A young child has been hospitalised in the ACT after eating a dangerous wild mushroom.
The incident has sparked a public health alert from the territory’s chief health officer Kerryn Coleman, warning Canberrans not to pick or eat wild mushrooms.
As the name suggests, the poisonous death cap mushrooms can be lethal.
In non-lethal poisoning they can also cause nausea, vomiting and diarrhoea, with symptoms generally developing within six to 24 hours.
Death cap mushrooms grow in areas across the territory, often near established oak trees, though they can be found elsewhere.
Dr Coleman said the young child was admitted to hospital on Tuesday after eating one of the poisonous mushrooms that can be easily confused with edible mushrooms.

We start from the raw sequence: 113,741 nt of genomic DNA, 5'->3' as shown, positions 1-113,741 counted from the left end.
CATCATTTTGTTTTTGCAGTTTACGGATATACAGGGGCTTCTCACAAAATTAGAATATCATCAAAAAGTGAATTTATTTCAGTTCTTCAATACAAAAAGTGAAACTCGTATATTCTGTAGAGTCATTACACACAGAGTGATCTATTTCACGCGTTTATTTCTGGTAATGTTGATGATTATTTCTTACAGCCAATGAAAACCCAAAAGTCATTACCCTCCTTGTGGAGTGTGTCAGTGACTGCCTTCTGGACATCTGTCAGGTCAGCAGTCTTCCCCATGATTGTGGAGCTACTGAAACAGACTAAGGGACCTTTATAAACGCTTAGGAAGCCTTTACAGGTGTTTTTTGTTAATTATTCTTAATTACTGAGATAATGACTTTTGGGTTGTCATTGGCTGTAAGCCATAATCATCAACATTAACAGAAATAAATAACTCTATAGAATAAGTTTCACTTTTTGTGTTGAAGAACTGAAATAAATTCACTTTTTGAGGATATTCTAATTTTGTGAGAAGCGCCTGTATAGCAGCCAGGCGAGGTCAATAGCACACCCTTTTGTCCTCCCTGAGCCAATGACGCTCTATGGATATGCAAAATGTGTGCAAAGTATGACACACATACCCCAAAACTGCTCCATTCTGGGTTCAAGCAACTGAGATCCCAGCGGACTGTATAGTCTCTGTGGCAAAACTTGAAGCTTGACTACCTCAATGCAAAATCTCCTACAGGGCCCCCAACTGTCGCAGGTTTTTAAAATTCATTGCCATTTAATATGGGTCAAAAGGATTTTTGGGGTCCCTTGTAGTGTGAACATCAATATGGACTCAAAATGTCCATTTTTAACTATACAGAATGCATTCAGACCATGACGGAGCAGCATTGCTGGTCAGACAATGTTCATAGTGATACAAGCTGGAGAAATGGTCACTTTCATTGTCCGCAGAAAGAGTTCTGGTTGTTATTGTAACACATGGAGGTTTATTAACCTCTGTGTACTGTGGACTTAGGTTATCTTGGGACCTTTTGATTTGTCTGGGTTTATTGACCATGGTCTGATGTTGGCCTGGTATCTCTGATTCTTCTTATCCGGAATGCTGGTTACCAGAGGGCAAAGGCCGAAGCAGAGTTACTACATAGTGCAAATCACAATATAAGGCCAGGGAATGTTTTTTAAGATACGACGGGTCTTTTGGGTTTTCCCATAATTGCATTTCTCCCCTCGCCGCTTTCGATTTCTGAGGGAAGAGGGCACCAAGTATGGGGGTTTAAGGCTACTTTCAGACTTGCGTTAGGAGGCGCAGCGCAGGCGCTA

“All parts of the mushroom are poisonous whether they have been cooked or not,” Dr Coleman said.
People should avoid touching them with their bare hands, let alone eating them.
Anyone who thinks they may have eaten one should seek urgent medical attention, even if they don’t display symptoms, and if possible should take the mushroom with them for identification.
“The chances of survival increase when treatment is started early,” Dr Coleman said.
People should only eat mushrooms they’ve bought from a reputable supplier and not risk eating mushrooms found in the wild.
The ACT government conducts weekly inspections at sites known to produce high yields of the mushrooms between February and June.
Public sightings can also be reported to Access Canberra on 13 22 81.